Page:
Author Archive | Christine Nehring

Fall 2017 Highlights

ABT Field Trips

A group of students viewing the art installation called The Witness Blanket

ABT Students Viewing The Witness Blanket

As part of the university-wide commitment to Indigenization, ABT organized field trips to the Witness Blanket and The Reach Gallery Museum. Prior to the field-trip day, students were guided through an introduction to Canada’s Truth and Reconciliation Commission mandate and calls to action. On October 25, faculty and students attended the Witness Blanket; in the afternoon, they went to The Reach, where they were encouraged to explore all the public art on display with a focus on the two Indigenous artists being exhibited. (Three faculty members and 41 students participated in the day’s events.)

Students reflected on their experiences and provided insightful feedback:

“If I have taken anything from this, it is that there is still a long way to go for all the wounds to heal.”

“I want to live my life with integrity by being respectful of others regardless of race, spirituality, color or gender. Understanding the tragic Indigenous history is not only thought provoking but demands change in humanity.”

Town & Gown Fundraising Dinner

Three women standing behind a table containing ABT marketing materials.

Christine Nehring, Melissa Naman and Mary Higgins at UFV’s Town and Gown 2017

On November 15, ABT attended UFV’s annual Town & Gown fundraiser. This sold-out event generated more than $85,000 for UFV student scholarships, awards, and bursaries.

ABT hosted an information booth and met numerous community members as well as reconnected with UFV colleagues and ABT graduates. One graduate was in attendance to celebrate the success of her daughter, Alexis Warmerdam, who received UFV’s Young Distinguished Alumni award. Kudos to Alexis, and what a pleasure to reconnect with ABT graduate Margaret Woelke!

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So You’ve Graduated: Now What?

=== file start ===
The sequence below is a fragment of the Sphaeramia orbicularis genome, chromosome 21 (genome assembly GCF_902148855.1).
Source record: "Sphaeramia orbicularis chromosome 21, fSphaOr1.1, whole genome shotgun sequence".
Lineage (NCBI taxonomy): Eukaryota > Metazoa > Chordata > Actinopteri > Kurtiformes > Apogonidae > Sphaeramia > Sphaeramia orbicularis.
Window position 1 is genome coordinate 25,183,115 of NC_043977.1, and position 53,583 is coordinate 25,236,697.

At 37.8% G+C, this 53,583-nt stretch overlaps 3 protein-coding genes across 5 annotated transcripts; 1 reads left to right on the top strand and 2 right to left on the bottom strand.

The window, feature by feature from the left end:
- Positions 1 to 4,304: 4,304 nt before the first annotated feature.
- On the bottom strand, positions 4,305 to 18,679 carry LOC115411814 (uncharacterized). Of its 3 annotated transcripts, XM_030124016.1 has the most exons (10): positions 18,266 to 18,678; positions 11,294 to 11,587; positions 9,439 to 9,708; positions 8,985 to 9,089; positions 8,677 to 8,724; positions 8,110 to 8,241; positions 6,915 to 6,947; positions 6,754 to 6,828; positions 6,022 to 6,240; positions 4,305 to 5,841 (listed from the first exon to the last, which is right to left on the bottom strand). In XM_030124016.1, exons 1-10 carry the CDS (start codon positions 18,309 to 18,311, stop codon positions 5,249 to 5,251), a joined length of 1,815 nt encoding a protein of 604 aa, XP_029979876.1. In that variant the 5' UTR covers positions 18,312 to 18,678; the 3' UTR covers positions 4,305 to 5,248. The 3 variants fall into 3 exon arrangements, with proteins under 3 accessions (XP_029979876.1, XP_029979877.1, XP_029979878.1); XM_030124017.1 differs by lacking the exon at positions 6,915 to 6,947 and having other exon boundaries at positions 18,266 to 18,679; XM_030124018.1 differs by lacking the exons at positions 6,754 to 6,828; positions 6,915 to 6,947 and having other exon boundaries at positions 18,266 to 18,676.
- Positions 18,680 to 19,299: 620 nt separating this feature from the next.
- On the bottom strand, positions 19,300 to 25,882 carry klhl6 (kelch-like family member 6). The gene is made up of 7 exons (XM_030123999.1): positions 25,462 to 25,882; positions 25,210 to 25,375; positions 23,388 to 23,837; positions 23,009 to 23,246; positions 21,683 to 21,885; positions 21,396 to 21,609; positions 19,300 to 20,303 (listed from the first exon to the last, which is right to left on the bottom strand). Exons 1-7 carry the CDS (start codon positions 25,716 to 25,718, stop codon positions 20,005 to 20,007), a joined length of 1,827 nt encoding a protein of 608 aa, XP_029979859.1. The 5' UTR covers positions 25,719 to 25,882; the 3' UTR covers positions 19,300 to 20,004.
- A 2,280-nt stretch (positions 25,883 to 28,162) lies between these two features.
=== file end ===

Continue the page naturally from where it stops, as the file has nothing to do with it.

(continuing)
Three women wearing graduation gowns and caps looking over their shoulders.

Three ABT grads: Karen, Tracy, Lisa.

University—while requiring hard work—can be a comfortably predictable place, with goals, timelines and deliverables set by external forces, such as your professors or the university’s Office of the Registrar. (Note: 2017 UFV grad applications are due April 3!) After you complete a program of study, however, life becomes rather daunting, as those goals, timelines and deliverables become ones that you must set yourself. You want a job, for example, but no one is standing over you, demanding that you have your new job in place by next Friday at 3 pm. So what can you do? Here are a few tips that may help guide you in this post-university time.

  1. Collect Data

Start collecting job postings for positions that interest you, even if you think you are not quite qualified. And don’t collect just links; many employers remove job postings once the position is filled, and you run the risk of losing that data. Right-click an on-line job posting, and you should have the option of saving it. If you can’t seem to save it, then take screenshots in a Word document.

  1. Analyze Your Data

Once you have a collection of job postings, start analyzing their contents, looking for trends and themes. You may quickly notice that administrative positions require high-level proficiency in the MS Office Suite. (ABT grads, you have that!) You might also notice trends in salary ranges: often, public-sector positions pay more than private-sector ones. Start collating that data, as it will help you set salary expectations and prepare you for answering that dreaded interview question: how much do you expect to earn? Also analyze the data for your gaps; for example, if numerous job postings call for familiarity with Google Docs, Dropbox, Hootsuite, WordPress, or a myriad of other platforms, research those platforms and learn to use them. Most online platforms have a free or trial version that will allow you access.

  1. Set Short-, Medium-, and Long-term Goals

Use your data analysis to inform your employment goals. If public-sector job postings require 2–3 years related work experience, and you have none, then set public-sector employment as a medium-term goal and look for an entry-level private-sector position to start. If you would like to eventually have an upper-level administrative position, then set that as a long-term goal, and use your data analysis to start building toward it; for example, you may need further education or a particular skill-set, such as strong supervisory or leadership skills.

  1. Volunteer Strategically

Strategic volunteering involves volunteering with a goal in mind (e.g., building relevant employment experience) and can be particularly useful for those changing industries or careers. Target an organization and position that both interests you and helps build your work experience on your resume. The Red Cross is a good example; it relies heavily on volunteers and has a well-structured and formalized volunteering process. For as few as three hours a week, you could volunteer in an administrative position. And studies have shown that altruism can improve your life too!

  1. Network